in Geophysical Research Abstracts (2017), 19

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See detailLandslide characterization from space in the Rift flanks west of Lake Kivu (DRC)
Dewitte, Olivier; Nobile, Adriano; Maki Mateso, Jean-Claude et al

Poster (2016, December 13)

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See detailGeomorphometric mapping of spatio-temporal changes in Plio-Quaternary uplift in the NW European Alpine foreland
Demoulin, Alain ULiege; Bourdon, Hadrien

in Geophysical Research Abstracts (2016), 18

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See detailA new numerical framework for simulating the control of weather and climate on the evolution of soil-mantled hillslopes
Bovy, Benoît ULiege; Braun, Jean; Demoulin, Alain ULiege

in Geomorphology (2016), 263

We present a new numerical framework for simulating short to long-term hillslope evolution. This modeling framework, to which we have given the name CLICHE (CLImate Control on Hillslope Evolution), aims ... [more ▼]

We present a new numerical framework for simulating short to long-term hillslope evolution. This modeling framework, to which we have given the name CLICHE (CLImate Control on Hillslope Evolution), aims to better capture the control of climate on soil dynamics. It allows the use of realistic forcing that involves, through a specific time discretization scheme, the variability of both the temperature and precipitation at time scales ranging from the daily rainfall events to the climatic oscillations of the Quaternary, also including seasonal variability. Two simple models of soil temperature and soil water balance permit the link between the climatic inputs and derived quantities that take part in the computation of the soil flux, such as the surface water discharge and the depth of the non-frozen soil layer. Using this framework together with a multi-process parameterization of soil transport, we apply an original method to calculate hillslope effective diffusivity as a function of climate. This allows us to demonstrate the ability of the model to simulate observed rates of hillslope erosion under different climates (cold and temperate) with a single set of parameter values. Numerical experiments furthermore suggest a potential high peak of sediment transport on hillslopes during the glacialinterglacial transitions of the Quaternary. We finally discuss the need to improve the parameterization of the soil production and transport processes in order to explicitly account for other key controlling factors that are also climate-sensitive, such as biological activity. [less ▲]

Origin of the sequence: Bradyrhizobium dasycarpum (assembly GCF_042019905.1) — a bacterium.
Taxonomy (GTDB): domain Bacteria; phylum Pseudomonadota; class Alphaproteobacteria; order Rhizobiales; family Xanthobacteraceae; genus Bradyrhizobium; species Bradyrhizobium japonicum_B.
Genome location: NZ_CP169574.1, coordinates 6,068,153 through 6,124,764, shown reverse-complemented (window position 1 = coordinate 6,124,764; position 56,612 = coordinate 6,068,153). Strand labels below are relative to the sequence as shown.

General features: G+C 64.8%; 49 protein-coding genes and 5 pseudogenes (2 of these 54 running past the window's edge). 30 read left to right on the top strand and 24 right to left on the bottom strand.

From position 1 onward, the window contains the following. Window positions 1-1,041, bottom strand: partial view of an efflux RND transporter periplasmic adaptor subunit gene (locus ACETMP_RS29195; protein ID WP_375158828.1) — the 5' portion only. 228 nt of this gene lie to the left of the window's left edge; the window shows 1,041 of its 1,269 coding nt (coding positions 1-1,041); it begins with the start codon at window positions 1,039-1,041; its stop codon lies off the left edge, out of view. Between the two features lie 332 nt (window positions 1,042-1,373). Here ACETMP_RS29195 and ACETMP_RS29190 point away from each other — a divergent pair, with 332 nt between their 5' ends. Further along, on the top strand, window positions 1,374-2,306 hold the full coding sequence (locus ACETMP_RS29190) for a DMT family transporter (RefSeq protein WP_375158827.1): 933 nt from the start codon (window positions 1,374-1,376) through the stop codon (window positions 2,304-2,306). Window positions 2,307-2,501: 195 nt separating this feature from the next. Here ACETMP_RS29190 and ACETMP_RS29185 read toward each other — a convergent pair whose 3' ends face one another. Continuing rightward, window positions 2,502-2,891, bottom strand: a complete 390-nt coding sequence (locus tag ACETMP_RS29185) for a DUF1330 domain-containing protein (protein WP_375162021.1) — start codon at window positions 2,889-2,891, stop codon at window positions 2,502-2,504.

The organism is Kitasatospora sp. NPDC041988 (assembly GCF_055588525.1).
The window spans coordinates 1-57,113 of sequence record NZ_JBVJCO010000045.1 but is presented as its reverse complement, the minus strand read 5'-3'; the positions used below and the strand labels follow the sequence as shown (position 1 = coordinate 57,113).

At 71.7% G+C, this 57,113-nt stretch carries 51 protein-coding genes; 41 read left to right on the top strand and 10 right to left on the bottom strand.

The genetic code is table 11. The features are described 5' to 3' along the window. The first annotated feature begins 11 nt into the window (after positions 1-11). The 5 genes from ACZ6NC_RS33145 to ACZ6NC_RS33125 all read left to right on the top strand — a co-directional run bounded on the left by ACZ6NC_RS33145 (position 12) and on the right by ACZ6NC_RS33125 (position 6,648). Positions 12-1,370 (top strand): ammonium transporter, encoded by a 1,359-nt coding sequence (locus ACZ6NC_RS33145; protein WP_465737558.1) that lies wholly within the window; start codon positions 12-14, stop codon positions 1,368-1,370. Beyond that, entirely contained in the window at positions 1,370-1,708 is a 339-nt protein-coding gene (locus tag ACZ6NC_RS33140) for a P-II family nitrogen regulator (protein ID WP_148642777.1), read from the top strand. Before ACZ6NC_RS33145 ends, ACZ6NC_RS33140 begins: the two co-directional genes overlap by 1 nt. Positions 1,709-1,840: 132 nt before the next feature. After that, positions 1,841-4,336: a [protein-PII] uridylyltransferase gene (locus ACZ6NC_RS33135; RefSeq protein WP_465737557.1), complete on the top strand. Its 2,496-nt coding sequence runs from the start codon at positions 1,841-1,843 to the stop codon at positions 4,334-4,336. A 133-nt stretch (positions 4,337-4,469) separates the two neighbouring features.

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See detailSoil production and hillslope transport in mid-latitudes during the last glacial-interglacial cycle: A combined data and modelling approach in northern Ardennes
Bovy, Benoît ULiege; Braun, Jean; Demoulin, Alain ULiege

in Earth Surface Processes and Landforms (2016), 41

The relative efficiency of various hillslope processes through Quaternary glacial–interglacial cycles in the midlatitudes is not yet well constrained. Based on a unique set of topographic and soil ... [more ▼]

The relative efficiency of various hillslope processes through Quaternary glacial–interglacial cycles in the midlatitudes is not yet well constrained. Based on a unique set of topographic and soil thickness data in the Ardennes (Belgium), we combine the new CLICHE model of climate-dependent hillslope evolution with an inversion algorithm in order to get deeper insight into the ways and timing of hillslope dynamics under one such climatic cycle. We simulate the evolution of a synthetic hill reproducing the slope, curvature, and contributing area distributions of the hillslopes of a ~ 2500km2 real area under a simple two-stage 120-kyr-long climatic scenario with linear transitions between cold and warm stages. The inversion method samples a misfit function in the model parameter space, based on estimates of the fit of topographic derivative distributions in classes of soil thickness and of the relative frequencies of the predicted soil thickness classes. Though the inversion results show remarkable convergence patterns for most parameters, no unique solution emerges.We obtain five clusters of good fits, whose centroids are taken as acceptable model solutions. Based on the predicted time series of average denudation rate and soil thickness, plus snapshots of the soil distribution at characteristic times, we discuss these solutions and, comparing them with independent data not involved in the misfit function, we identify the most realistic scenario. Beyond providing first-order estimates of several parameters that compare well with published data, our results show that denudation rates increase dramatically for a short time at both warm–cold and cold–warm transitions, when the mean annual temperature passes through the [0, 5 °C] range. We also point to the overwhelming importance of solifluction in shaping hillslopes and transporting soil, and the role of depth-dependent creep (including frost creep) throughout the climatic cycle, whereas the contributions of simple creep and overland flow are minor. [less ▲]